Gregory Crewdson’s photography attracts a lot of adjectives. ‘Evocative’, ‘haunting’, ‘unnerving’: these words follow Crewdson around. Over the past 25 years he has created images that are compelling though familiar, which borrow from painting and cinema to create scenes that evoke sci-fi or psychological dramas, and which are – yes – ‘haunting’.But pinning down exactly what is going on in a Crewdson image is far harder than it first appears. This is due in part to his elaborate process: to capture the unique mood of his scenes, Crewdson uses movie-like production values, famously employing a large crew.
“There’s a blur between reality and fiction in my pictures,” he says by phone from his studio in the US. “It’s not entirely fictional and it’s not entirely truthful. It’s consciously taking places that mean something to me and have connections to my life but also working with a theatrical set of conventions and cinematic images and use of heightened colour and light … all that’s put into a mix to create some kind of ‘subject of truth’, I would call it. It’s not evidential truth – it would do you no good in the court room, but does you well in the gallery.”
Cathedral of the Pines, which will be shown throughout London’s Photographers’ Gallery this summer – the first time the entire space has been given over to one artist – was created in 2013-14, during a period of turbulence and change in Crewdson’s life. “I went through a difficult divorce and moved from New York to a church in Massachusetts,” he says. “There was an attempt to relocate and stabilise, and as I was doing that, I started taking these daily hikes up the Appalachian Trail and doing long distance swimming in lakes and reconnected with nature in a certain way…. Through that process I started putting together the next body of work, which was Cathedral of the Pines. So it came out of a dark place but also a place of reconnection.”
I’m not interested in nature with a capital ‘N’. I’m interested in using [it] to describe something psychological
The series captures atmospheric, often anxious scenes that take place within the majestic backdrop of the forest, sometimes within cabins, with light pouring through doors and windows, and other times in the wilderness itself.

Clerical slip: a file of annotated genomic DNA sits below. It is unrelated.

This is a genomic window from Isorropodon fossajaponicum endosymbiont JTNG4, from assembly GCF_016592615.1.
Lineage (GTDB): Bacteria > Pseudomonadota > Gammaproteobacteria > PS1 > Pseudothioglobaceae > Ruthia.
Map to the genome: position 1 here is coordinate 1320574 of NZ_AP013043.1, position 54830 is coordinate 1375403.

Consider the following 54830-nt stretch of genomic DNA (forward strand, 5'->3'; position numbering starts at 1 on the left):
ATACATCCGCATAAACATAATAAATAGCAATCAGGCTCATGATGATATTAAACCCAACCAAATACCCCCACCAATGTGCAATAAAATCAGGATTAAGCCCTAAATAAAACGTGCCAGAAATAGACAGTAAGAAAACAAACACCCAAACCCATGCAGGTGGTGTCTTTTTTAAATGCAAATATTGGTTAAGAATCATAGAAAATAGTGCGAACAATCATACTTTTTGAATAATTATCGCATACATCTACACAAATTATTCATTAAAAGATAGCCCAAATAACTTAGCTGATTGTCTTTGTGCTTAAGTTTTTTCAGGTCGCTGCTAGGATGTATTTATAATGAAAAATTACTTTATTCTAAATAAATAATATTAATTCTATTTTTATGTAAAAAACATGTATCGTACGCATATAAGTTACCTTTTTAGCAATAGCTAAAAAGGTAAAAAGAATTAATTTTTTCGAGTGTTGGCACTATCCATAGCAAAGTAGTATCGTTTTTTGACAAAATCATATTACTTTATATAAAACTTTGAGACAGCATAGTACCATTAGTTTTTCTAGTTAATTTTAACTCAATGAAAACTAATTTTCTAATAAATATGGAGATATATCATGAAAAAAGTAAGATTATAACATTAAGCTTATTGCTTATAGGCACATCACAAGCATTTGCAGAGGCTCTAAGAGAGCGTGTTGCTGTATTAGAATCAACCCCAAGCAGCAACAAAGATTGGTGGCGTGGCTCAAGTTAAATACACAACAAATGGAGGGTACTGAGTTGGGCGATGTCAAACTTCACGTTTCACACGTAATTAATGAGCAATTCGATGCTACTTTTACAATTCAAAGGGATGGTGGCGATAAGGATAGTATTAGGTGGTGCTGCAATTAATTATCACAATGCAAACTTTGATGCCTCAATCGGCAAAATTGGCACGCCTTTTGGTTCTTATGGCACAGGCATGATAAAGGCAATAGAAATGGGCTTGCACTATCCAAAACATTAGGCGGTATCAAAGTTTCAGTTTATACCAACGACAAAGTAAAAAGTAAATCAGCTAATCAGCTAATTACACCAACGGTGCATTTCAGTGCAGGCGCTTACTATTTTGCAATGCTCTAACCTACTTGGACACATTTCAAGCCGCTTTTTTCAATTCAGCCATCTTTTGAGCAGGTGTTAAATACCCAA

The forest setting will be familiar to followers of Crewdson’s work, as he has regularly returned to this area of the US to make photographs. In part this is down to a personal link for Crewdson – “my parents had a log cabin in the woods there,” he says, “so I have strong connections to my childhood there” – but also because of the artistic and psychological associations triggered by nature scenes.
“I think all artists have their domain, their place of work,” he continues. “I’m not particularly interested in nature with a capital ‘N’. I’m interested in using these settings to describe something psychological. That being said, in this body of work, definitely nature is central. I think that’s partly because of the process: of walking on the Appalachian Trail and doing these long swims in lakes, it was all an attempt to reconnect to myself, so we can move forward. I think that maybe unconsciously became the theme of this body of work.”
“Everything starts with location with me,” he says. “It’s a process of just either driving around or looking in homes or whatever it is. Every image is sparked by a place first and foremost, and then through that an image will come to mind and it builds from there.”
Everything starts with location…every image is sparked by a place.
He then works to develop what he calls a written “description” of the image with his creative partner, Juliane Haim. “It’s a limited story,” he says of this text. “It’s very restricted to description, there’s no attempt at motivation or plot or back story, and the reason for this is I want all that to remain a mystery. All my pictures are very evocative, they’re not direct, so I want it to be open-ended. I want them to remain a mystery in some way.”
Crewdson explains that the images develop and change shape over the course of making them, so that the idea in the description may be left behind. “Once we make the picture it bears a kind of relationship to the original description, but of course it’s very different too.”